We need Tiger Parents. I was somewhat amused to see the level of concern in reaction to Amy Chua’s Tiger Mom manual of parenting. I’m not a parent or a parenting expert and I don’t wholly agree with her approach, but she started a major debate that peaked with David Brooks calling her a wimp (I’m somewhat sympathetic to his argument.) and one of her daughters writing a letterin her defense:
The card was feeble, and I was busted. It took me 30 seconds; I didn’t even sharpen the pencil. That’s why, when you rejected it, I didn’t feel you were rejecting me. If I actually tried my best at something, you’d never throw it back in my face.
I was stunned to find only one comment noting the absence of Tiger Dad. As a prospective parent, I certainly don’t want the entire responsibility of raising my children alone. That’s one of the many benefits I saw in marriage: a partner in all things, including child rearing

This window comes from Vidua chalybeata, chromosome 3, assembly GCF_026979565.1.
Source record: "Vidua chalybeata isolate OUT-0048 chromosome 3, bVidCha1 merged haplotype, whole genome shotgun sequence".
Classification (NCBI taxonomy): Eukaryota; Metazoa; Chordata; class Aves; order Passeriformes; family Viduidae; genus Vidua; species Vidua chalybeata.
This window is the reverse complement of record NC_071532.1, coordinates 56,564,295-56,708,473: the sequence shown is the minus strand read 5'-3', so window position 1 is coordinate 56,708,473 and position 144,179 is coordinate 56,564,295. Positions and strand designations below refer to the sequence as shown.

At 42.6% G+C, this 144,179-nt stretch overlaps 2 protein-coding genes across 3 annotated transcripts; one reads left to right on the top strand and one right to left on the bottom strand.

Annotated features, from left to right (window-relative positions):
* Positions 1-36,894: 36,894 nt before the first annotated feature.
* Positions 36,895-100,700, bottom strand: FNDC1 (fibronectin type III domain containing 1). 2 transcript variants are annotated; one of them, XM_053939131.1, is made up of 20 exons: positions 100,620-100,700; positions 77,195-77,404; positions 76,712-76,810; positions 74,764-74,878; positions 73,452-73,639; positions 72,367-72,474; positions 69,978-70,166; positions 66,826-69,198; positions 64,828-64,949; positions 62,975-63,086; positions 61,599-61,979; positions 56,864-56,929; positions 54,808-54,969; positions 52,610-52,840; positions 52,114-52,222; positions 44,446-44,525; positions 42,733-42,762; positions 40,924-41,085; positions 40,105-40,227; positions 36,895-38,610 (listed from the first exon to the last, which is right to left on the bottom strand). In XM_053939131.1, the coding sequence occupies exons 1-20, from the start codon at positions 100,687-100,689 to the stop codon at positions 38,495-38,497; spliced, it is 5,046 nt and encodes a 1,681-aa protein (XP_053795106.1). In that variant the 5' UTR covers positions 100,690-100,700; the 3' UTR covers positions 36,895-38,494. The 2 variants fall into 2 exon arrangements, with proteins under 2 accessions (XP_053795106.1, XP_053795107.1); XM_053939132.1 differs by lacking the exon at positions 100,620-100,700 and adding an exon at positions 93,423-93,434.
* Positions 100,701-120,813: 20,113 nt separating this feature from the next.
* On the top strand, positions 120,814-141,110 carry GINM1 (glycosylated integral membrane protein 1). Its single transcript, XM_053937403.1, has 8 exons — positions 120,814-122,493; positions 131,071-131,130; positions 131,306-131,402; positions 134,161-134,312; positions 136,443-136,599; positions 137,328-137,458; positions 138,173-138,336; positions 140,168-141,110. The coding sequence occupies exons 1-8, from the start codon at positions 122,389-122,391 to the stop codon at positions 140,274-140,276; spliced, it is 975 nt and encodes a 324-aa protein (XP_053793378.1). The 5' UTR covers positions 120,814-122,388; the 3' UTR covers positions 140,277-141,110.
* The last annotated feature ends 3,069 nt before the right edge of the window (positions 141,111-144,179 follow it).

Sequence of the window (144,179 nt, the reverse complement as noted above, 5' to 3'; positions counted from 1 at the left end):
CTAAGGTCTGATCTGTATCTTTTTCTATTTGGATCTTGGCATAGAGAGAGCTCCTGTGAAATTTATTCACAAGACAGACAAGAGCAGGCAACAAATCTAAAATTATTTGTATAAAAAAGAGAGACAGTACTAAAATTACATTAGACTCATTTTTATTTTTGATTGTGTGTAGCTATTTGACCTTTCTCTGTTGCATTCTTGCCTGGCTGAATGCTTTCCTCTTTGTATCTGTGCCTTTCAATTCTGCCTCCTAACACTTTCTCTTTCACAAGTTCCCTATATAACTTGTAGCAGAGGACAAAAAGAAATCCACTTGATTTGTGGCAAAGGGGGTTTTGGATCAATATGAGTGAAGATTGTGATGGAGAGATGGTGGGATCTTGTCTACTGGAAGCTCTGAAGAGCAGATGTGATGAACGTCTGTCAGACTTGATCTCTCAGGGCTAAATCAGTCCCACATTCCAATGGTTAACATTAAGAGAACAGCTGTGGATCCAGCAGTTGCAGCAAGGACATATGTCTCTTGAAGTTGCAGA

Just as the Tiger Mom brawls are winding down, the President again bemoans the lack of quality education in this country. (In all fairness, he’s done a consistent job of noting the role of the parents, including, “Only parents can make sure the TV is turned off and homework gets done.”) And the Archdiocese of Los Angeles announced a move to an 11-month school year.
So now the conversation switches from Tiger Mom to the need for Tiger Schools. My question (and latest column): what about Tiger Parents? Data and anecdotal evidence confirm that parents are the determining factor in a child’s overall success. Yes, schools are important, but they’re not enough. We need parents.